Notable acoustic interface was obvious as early as the festival’s first night, which took place at the Wenona Lodge’s basement space, starting with the trio of violinist Meghan Cheng, cellist Cheryl O and bassist, Irene Harrett. Although the bassist hadn’t previously played with the others, she fitted in seamlessly. As the trio created what on the surface resembled formalist romanticism, the sound took on a sharper edge as the set progressed. Harrett amplified this freshness by occasionally adhering to a swing groove. Acing the rhythmic function, the bassist also firmly anchored the improvisations so that sometimes O could cut loose with staccato displays that were then doubled with angular pizzicato swipes from Cheng. As the set progressed the trio’s playing became looser and freer, with the two higher-pitched string players almost reaching rococo patterning in their solos. Finally this mixture of percussiveness, passion and pointed textures worked itself into a display of virtuosic finesse,

Strings of a different sort were featured on the following set, from Brian Abbott’s acoustic guitar and banjo paired with Tomasz Krakowiak’s variable pitch Rototom, bells, a cymbal, miniature balls and other small instruments. A long-constituted duo of deliberate minimalism, the result highlighted the percussionist’s ability able to extract as many sounds and rhythms from his stark set-up as he would have with a standard kit; and Abbott extending his pseudo-folk guitar picking and banjo twangs by muting reverb and concentrating on individual timbres. Somewhat unsettling, the musical cross talk was based more on mood and feeling than chromatic progress.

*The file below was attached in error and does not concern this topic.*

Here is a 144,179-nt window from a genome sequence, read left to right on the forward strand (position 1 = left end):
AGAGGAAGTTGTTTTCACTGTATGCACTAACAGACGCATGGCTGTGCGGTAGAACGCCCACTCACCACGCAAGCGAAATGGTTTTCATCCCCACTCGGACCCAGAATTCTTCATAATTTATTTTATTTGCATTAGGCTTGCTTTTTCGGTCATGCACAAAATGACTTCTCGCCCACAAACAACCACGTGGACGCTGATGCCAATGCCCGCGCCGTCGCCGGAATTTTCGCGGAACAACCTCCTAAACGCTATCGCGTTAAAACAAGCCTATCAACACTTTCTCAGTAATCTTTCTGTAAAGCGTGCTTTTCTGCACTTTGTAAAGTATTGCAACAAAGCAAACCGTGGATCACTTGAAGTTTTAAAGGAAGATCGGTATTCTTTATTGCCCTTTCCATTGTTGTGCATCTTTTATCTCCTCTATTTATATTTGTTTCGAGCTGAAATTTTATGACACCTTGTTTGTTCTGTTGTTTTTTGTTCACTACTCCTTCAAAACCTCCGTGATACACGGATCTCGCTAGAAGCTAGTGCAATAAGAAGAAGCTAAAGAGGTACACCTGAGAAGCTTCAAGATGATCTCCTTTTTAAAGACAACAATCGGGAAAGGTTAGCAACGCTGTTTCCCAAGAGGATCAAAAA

Equally acoustic, but more attuned to the ongoing Jazz tradition was the duo of pianist Diane Roblin and trombonist Heather Saumer, which played at the Tranzac’s funky front room on WfS’s second night. Taking as a starting point three compositions of Carla Bley – “And Now the Queen”, “Ictus” and “Around Again” – the two retained the familiar themes but interpolated changes of tempo and emphasis as they played. Slowing down the melodies’ initial bounciness, Roblin’s stately variations were darker and chunkier than expected. Meanwhile Saumer’s sly interpolations moved from simple expressiveness to inflated tailgate-style bluster that brought out new sonic colors as she leisurely squeezed out obtuse variations. Playing instruments with vastly different tones and voicings, the two still managed to frequently construct mirror images of each other’s narratives.